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Discussion Starter #1 (Edited)
Starting snowboarding this season after switching from skiing. I have tried snowboarding and love it so ill probs go again next year too. Is it worth getting a good board now and skiping the "beginner boards"?

Im looking at either a 2013 160w ride manic/maybe wild life for 220, or i can go balls deep and get a 2013 160w k2 turbo dream for 300 (unreal deal just sayin).

Also ride ex bindings or union atlas? I always hear good things from both. Only problem i have with bindings is im the middle of all the binding sizes, im size 11 in boots. m/l is usually 8-11 then l/xl is 11-14/15, do i get m/l or l/xl?

My soon to be setup hopefully:
turbo dream/ride manic - board
vans encore - boots (they fit my wide feet well)
ride ex/union atlas
 

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Starting snowboarding this season after switching from skiing. I have tried snowboarding and love it so ill probs go again next year too. Is it worth getting a good board now and skiping the "beginner boards"?

Im looking at either a 2013 160w ride manic/maybe wild life for 220, or i can go balls deep and get a 2013 160w k2 turbo dream for 300 (unreal deal just sayin).

My soon to be setup atm:
turbo dream/ride manic - board
vans encore - boots (they fit my wide feet well)
ride ex (heard its good)
I would suggest buying the most comfortable boots you can. Put your money into your boots. You want your experience to be an enjoyable one. Because you won't know the subtle differences in boards the only real concern should be to be comfortable. Keep dry and warm. I'm sure you know this from skiing but either way, don't be too concerned with your first board. If you stick to it, once you feel confident, get to your hill on demo days and try other boards before committing to your next investment. Any all mountain board, camber or hybrid will be fine. If you ride enough, you'll figure out what suits you in the next few years.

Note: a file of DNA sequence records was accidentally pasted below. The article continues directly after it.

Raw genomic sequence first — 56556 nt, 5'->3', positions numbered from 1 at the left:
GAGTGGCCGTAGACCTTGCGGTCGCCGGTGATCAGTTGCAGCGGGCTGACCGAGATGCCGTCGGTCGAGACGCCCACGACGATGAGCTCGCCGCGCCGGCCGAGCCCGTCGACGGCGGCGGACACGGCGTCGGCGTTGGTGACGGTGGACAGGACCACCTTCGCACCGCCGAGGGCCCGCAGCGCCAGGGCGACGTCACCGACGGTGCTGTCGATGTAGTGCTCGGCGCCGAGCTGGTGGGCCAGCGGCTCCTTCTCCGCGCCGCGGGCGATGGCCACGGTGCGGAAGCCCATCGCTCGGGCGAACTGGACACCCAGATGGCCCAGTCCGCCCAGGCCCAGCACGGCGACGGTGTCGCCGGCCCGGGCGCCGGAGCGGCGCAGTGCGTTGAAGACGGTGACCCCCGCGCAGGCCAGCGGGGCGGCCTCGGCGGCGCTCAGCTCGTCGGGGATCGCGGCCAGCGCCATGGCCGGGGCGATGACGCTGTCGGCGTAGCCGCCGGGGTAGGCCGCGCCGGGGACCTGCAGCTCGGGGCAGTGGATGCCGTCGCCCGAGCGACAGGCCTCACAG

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Discussion Starter #3
I would suggest buying the most comfortable boots you can. Put your money into your boots. You want your experience to be an enjoyable one. Because you won't know the subtle differences in boards the only real concern should be to be comfortable. Keep dry and warm. I'm sure you know this from skiing but either way, don't be too concerned with your first board. If you stick to it, once you feel confident, get to your hill on demo days and try other boards before committing to your next investment. Any all mountain board, camber or hybrid will be fine. If you ride enough, you'll figure out what suits you in the next few years.
Yea i tried some boots on, the vans encore fit me the best and as an added plus they look really cool.

Soooooo dont get the turbo and just get the manic till i can tell what boards i want?
 

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I would get a good beginner board now that you have found comfortable boots. Something with a rocker tip and tail and flat between the bindings. The lifted tip and tail will be less catchy and more forgiving when you are learning to link turns heel to toe and vise versa.
 

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If any of the hills near you offer a demo day take advantage and go ride as many boards as you can to get the feel of different brands and models.